I’m already homebrewing and have been for three years now, it’s been said before but I’ll say it again, it’s great fun! I also know people keen to have a go this year and have read others declare their interest. While reading the Beermerchants Beer Blog post ‘2012’ I found myself nodding along at each of the thirteen points, but three of them stood out for me (four if you include Number 2; ‘getting rid of the High Strength Beer Duty‘).
So here are the three, no doubt intended to be applied in general, but they do work well when just considering homebrewing.
Number 9: ‘Homebrew’
Do it. It’s the best thing ever. If you love beer, great food and find cooking easy. And, have good cleaning routines… DO IT! You’ll take a greater appreciation for the beers that you drink in the pub, or buy from beermerchants.com, than from any book, blog or tweet. Remember, support your local homebrew shop.
He speaketh the truth! You can make it what you want it to be, a few brews a year just to have a go or a few brews a month to really take steps forward. Either way, and from personal experience, you get so much back. It can provide purpose to your reading about the drink you love and maybe offering you a much needed side-step from your well-thumbed copy of ‘1001 beers to drink before you die’ [other books are available]. I have three brewing books on the go, as well as some general readers from the great and good of the beersphere. As the Beermerchants blog points out, it can enhance your appreciation of the beers you drink. Some of you may know it all already, but I for one have benefited from having some insight into the science, ingredients and process of brewing, albeit on a 5 gallon scale. Regardless of the scale, the principles remain the same.
Number 11: ‘Play well with others’.
Number 13: ‘Have fun‘.
I think the last and maybe most important by-products of homebrewing (sorry for calling you all by-products) is the network of people available to you. I’ve found that there is plenty of cross-over between the drinking, blogging, homebrewing and commercial brewing specialists, but I’ve seen how these networks link together and provide a playground for learning through debating and sharing.. it can at times be an unweildy mess of short, medium and long term spats which inevitably form as rock meets hardplace and chalk meets cheese, but it’s all good clean fun.
So what do you need to know? very little, and before you buy any books, find a homebrewing forum that suits your needs, there are loads out there and can save you a lot of time and money if you ask the right questions. This will most likely inform the books you buy (maybe one good reference book for beginners) and the kit you buy or maybe even build of you’re that way inclined. From there in on in, it’s up to you, either go for it solo or try and get a brew day with another homebrewer. If you don’t happen to know any, there is the option of locating someone on the brewing forums (I did this and lived to tell the tale!). There are also a number of informative brewing blogs out there, with helpful how-to-guides as well as tried and tested recipes.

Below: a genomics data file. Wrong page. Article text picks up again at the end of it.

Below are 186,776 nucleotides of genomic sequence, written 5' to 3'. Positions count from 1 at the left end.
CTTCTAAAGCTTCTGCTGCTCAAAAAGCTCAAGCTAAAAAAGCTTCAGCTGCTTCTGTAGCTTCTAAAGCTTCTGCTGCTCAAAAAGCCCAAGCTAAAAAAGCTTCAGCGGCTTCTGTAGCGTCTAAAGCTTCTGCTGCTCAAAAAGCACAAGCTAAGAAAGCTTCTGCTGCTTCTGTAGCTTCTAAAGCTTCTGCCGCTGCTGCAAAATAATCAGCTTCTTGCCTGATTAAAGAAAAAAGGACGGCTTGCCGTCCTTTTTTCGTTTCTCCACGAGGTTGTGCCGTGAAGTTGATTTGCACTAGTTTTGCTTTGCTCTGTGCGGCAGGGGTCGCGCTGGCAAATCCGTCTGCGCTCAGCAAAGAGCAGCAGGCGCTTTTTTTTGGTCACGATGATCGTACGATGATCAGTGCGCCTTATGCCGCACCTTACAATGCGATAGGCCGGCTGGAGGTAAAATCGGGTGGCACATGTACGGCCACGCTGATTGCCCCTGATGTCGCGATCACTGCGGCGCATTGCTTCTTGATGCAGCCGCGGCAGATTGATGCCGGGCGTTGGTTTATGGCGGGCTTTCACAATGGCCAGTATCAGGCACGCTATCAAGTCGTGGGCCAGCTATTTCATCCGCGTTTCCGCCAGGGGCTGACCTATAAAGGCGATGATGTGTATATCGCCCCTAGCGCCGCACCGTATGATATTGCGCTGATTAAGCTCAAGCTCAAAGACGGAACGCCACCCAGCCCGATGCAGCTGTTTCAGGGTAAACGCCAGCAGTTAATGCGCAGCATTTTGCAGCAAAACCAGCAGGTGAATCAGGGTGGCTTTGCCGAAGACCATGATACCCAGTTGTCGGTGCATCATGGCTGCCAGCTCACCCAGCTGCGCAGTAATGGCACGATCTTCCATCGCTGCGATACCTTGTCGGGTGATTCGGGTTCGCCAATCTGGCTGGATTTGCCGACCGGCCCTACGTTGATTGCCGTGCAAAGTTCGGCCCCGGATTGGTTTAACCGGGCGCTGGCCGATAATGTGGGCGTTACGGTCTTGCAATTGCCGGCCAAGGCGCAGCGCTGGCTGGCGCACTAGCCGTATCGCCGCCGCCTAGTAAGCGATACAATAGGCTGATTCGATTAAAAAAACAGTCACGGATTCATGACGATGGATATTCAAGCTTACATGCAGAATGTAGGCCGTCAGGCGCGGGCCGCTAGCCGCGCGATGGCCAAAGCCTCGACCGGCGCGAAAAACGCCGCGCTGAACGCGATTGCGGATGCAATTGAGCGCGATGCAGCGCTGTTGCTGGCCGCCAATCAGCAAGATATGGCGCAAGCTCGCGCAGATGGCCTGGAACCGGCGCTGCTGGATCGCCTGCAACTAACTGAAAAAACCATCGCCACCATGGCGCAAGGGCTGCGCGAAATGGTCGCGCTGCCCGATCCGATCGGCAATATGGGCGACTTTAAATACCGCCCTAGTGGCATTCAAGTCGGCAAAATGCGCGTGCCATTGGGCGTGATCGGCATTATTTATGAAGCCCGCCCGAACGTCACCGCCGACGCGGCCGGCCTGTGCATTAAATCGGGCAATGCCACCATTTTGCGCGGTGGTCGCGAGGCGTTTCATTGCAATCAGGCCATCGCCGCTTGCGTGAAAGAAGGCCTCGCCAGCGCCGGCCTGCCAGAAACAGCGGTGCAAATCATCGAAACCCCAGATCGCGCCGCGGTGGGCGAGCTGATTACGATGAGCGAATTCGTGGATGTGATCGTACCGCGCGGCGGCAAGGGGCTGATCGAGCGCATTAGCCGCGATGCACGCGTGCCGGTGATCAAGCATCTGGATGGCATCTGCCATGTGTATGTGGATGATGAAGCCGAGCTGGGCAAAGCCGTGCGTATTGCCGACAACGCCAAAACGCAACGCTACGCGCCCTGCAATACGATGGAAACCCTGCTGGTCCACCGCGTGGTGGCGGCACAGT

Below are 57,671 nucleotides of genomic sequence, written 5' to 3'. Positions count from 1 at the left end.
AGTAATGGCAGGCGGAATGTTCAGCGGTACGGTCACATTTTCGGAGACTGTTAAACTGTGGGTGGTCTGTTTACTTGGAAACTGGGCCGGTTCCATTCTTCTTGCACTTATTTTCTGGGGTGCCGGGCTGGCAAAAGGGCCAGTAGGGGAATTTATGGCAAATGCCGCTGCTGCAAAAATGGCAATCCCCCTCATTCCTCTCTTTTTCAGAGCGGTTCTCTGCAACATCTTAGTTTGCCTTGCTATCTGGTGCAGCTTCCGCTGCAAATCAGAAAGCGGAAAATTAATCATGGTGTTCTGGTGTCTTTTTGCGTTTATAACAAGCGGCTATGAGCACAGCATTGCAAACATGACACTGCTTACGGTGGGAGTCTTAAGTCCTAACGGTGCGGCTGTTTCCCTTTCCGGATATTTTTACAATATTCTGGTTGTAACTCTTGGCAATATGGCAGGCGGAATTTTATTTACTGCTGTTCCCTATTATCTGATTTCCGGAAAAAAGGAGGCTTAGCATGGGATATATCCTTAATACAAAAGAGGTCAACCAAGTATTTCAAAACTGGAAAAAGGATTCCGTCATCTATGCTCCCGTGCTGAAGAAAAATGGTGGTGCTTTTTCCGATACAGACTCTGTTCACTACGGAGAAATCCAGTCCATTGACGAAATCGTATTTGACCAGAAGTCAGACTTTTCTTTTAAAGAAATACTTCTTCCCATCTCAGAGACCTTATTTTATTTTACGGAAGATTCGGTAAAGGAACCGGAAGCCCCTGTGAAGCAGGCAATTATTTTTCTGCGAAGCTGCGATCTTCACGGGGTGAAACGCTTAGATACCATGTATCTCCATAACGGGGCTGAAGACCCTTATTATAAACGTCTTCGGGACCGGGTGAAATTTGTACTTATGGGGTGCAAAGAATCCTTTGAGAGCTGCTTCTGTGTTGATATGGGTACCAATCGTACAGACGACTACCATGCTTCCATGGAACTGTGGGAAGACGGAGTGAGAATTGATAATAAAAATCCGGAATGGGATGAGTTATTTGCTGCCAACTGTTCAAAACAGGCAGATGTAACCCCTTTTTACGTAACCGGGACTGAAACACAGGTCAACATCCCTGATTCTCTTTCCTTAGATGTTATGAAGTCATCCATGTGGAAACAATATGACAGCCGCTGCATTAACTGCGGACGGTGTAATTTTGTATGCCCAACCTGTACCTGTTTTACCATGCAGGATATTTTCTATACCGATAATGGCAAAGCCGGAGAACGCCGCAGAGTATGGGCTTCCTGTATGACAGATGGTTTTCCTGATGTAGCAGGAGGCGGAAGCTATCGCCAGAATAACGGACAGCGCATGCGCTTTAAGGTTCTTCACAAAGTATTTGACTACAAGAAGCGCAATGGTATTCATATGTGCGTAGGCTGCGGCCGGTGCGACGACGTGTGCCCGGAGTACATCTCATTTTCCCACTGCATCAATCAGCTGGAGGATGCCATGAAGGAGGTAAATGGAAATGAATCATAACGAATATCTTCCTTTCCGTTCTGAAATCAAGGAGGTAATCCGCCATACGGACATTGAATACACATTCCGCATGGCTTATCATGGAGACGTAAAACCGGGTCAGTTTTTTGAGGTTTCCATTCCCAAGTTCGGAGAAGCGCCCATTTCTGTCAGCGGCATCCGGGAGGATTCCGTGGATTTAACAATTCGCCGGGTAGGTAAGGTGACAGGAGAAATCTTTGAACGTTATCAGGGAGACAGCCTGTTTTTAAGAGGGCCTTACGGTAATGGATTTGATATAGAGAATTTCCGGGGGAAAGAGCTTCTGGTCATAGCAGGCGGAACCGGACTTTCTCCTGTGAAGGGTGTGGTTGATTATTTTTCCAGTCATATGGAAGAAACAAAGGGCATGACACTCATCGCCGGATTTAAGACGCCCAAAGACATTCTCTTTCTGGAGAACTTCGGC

The best piece of advice I’ve received during 2011 was from a commercial brewer local to West Yorkshire, who cut to the chase and said “Just F*cking Brew It“.
Finally, and staying in line with the beermerchants mantra, “support your local homebrew shop“. This is something I have failed to do so far. Busy lives mean that we will look for the most convenient route and there are also times when your local shop don’t stock what you are looking for. I did visit my local homebrew shop yesterday Barley Bottom and to my surprise, Paul has started a one barrel brewery, going by the same name as his shop. The brewery is on-site and I’m going back to join him for a brew day soon. He is a homebrewer of over 10 years and look where it has got him. Poor sod.
A few dates for the Yorkshire and UK based readers:
Leeds Homebrew – 12th January 2012 @MrFoleys
Northern Craft Brewers English IPA competition – 31st March 2012 @SaltaireBrewery
UK National Homebrew Competition – last entries 7th September 2012
7 thoughts on “Homebrewing in 2012”
I’m one the wannabe’s above, sadly it’s not a matter of will or lack of funds (although I’m not loaded by any account) it’s space. Our house is so small I already have beer stocks sharing space with PA systems and amps, under my desk, behind my desk in my spare room/office too.
We are looking to move and that will be a consideration for me, space maybe an outbuilding (although I’m being a bit grand designs there) more likely to be a shed 😉
Until then I’ll keep tasting and maybe even get a couple of brew days in with home or willing craft brewers, banking the knowledge. Cheers
Good point Phil, that’s something I didn’t consider in my JFDI approach 😉
Space is an issue, even if you are trying to be good. Even with the greatest will in the world, brewday and aftermath can be a intrusive when sharing the space with others. Add to this the need for somewhere to sit the FV for 7 to 10+ days and then bottling if you go down that route. I think you’re right to bide your time and see what’s available to you one you’ve moved.
You made me and my wife laugh with your comments on your beer storage 😀
I’ll have to pop down to see Paul too sometime, got a delivery from him just before Christmas… Need to be tasting his beer 🙂
He gave us a taste of his first beer – soon to be sold in a local pub, and another he’d brewed twice but wan’t happy with. Good guy.
Oh good, at least I’m good for something 😉
Oh now, don’t be like that, we’re laughing at you, not with you….oh wait 😉
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